Perhaps the foremost is be specific. Don’t say “a tree,” say, “a willow oak.” Instead of “a riot of colorful blooms” say, “a riot of colorful roses.” The more specific the noun, the more vivid the image in the readers’ minds. And in being specific about flora and fauna, it helps greatly if you know what you’re talking about!
Also, be curious. If you don’t stop with, “Wow! Gorgeous butterfly,” you could quickly learn that these are Tiger Swallowtail Butterflies, and that they are the official state insect of Virginia. Helpful into? Who knows?
As implied in the above statement, getting into nature means getting into learning. My most recent case is the hummingbird moth.
Hummingbird moths are so named because they look and move like hummingbirds. They can remain suspended in front of a flower while they unfurl their long tongues (about twice the length of the moth’s body) to sip nectar. Some claim the beating of their wings hum like hummingbirds. Much as it might look and sound like a tiny bird, it’s an insect.
Deborah Tukua posted fascinating facts about hummingbird moths in Home and Garden. Hummingbird moth is the common name for several moth species, including Common Clearwing, Snowberry Clearwing, Five-Spotted Hawkmoth, and White-Lined Sphinx. (Some species of Hummingbird Moths are limited to Europe, Asia, or Africa.)
Learning About Hummingbird Moths
- The hornworm caterpillar gives rise to the hummingbird moth.
- A type of hummingbird moth was featured in The Silence of the Lambs (1991). During filming, “They were flown first class… and had special living quarters.”
- The hummingbird moth’s wings beat up to 70 beats per second (depending on species). They can fly up to 12 mph.
- Hummingbirds have beaks. A Hummingbird Moth has a tongue-like proboscis that rolls out of its coiled tube to reach nectar deep inside flowers.
- Its inherent protections include big, menacing eyes and it’s resemblance to a bird instead of a bug.
- They range in length from 2 to 2.5 inches (noticeably shorter than a hummingbird) and are covered in gray hair resembling feathers, with white, olive, rust or brown markings or variations.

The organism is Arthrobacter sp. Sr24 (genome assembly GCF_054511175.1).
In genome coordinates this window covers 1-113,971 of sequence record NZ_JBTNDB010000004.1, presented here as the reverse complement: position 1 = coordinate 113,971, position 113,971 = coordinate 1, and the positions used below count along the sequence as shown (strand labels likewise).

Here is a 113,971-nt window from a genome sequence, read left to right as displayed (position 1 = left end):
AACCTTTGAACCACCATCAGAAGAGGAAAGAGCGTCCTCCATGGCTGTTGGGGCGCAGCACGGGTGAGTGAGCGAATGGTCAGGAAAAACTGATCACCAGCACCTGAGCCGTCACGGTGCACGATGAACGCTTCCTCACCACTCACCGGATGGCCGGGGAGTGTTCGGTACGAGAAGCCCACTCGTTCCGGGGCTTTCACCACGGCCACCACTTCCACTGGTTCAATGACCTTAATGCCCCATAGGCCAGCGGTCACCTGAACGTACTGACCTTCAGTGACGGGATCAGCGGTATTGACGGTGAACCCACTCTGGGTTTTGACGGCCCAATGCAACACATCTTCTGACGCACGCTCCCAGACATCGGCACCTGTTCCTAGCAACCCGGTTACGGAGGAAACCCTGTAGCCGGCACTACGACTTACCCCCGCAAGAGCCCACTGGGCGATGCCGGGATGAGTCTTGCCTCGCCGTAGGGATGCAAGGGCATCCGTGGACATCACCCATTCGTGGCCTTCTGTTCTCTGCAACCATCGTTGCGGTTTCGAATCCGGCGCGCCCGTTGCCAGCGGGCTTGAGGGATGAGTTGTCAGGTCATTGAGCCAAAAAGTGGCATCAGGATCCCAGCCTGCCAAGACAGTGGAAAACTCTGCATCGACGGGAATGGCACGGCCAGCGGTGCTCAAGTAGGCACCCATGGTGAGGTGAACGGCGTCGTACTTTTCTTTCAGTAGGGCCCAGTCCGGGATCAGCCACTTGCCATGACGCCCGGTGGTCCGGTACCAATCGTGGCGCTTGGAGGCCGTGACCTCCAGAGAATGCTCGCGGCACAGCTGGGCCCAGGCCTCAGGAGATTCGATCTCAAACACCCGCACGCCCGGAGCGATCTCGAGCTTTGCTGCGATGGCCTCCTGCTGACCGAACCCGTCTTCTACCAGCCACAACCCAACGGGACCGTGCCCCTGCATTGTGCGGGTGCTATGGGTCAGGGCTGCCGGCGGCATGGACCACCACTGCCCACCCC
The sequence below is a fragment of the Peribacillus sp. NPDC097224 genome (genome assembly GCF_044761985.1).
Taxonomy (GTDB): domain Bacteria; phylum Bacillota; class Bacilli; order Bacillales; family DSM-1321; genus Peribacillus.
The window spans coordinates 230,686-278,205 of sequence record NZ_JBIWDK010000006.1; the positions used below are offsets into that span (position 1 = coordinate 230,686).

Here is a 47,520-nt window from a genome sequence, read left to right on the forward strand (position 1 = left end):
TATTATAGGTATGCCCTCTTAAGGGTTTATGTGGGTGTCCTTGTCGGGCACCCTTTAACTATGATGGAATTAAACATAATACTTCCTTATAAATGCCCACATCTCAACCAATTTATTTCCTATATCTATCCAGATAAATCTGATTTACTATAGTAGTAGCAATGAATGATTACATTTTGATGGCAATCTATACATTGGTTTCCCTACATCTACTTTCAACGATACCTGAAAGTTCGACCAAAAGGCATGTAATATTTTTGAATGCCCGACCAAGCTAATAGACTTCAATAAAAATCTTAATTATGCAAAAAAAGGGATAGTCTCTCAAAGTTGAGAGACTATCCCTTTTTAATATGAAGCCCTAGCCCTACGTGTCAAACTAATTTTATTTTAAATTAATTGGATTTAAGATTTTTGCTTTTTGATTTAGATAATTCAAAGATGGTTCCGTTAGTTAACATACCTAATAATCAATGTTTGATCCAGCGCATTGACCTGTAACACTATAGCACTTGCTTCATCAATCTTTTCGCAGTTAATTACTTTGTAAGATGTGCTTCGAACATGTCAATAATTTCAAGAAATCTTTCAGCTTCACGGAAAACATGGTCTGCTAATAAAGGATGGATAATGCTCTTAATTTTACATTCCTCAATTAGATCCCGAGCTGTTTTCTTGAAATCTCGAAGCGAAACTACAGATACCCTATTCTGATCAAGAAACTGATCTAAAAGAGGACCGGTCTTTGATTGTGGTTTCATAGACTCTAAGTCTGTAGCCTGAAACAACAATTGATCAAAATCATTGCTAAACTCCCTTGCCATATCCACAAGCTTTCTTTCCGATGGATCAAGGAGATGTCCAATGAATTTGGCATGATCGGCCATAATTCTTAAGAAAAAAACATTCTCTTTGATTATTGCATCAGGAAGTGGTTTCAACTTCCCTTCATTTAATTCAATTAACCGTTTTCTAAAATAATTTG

- Their wingspan ranges from 2 to 6 inches, depending on the species.
- They typically feed on flower nectar in daytime, but can feed at dusk on night-blooming flowers.
Hummingbird moths are plump and spindle-shaped, and they have a a short tail that spreads like a fan. As noted above, color variations are typical, but usually include reddish brown. Their wings are covered in scales which may be lost, leaving their wings clear.
They feed on the nectar of several flowers. In my case, they feed on butterfly bush and verbena. Adults start flying in early spring but are more prominent in summer and early fall. In the north, there is only one generation per year. In the south, usually two at least. They tend to visit the same flowers the same time each day. And because of their reproductive habits (that I won’t get into here), if you have them one year, you are likely to have them again.
So, now you know a bit about a gorgeous insect that lots of people don’t know exists.
Bottom line for writers
Be specific, be curious, keep learning. And I might add, read broadly—beyond the relatively narrow range of your particular interest or genre.
So, I am taking another Nature Writing class this fall. Last spring I became aware of my previous tendency to treat nature vaguely: hot, dreary, enjoying early spring blooms, lots of birds at the feeder. My appreciation of nature is now richer and more precise.
And I’m hoping for more hummingbird moths next year!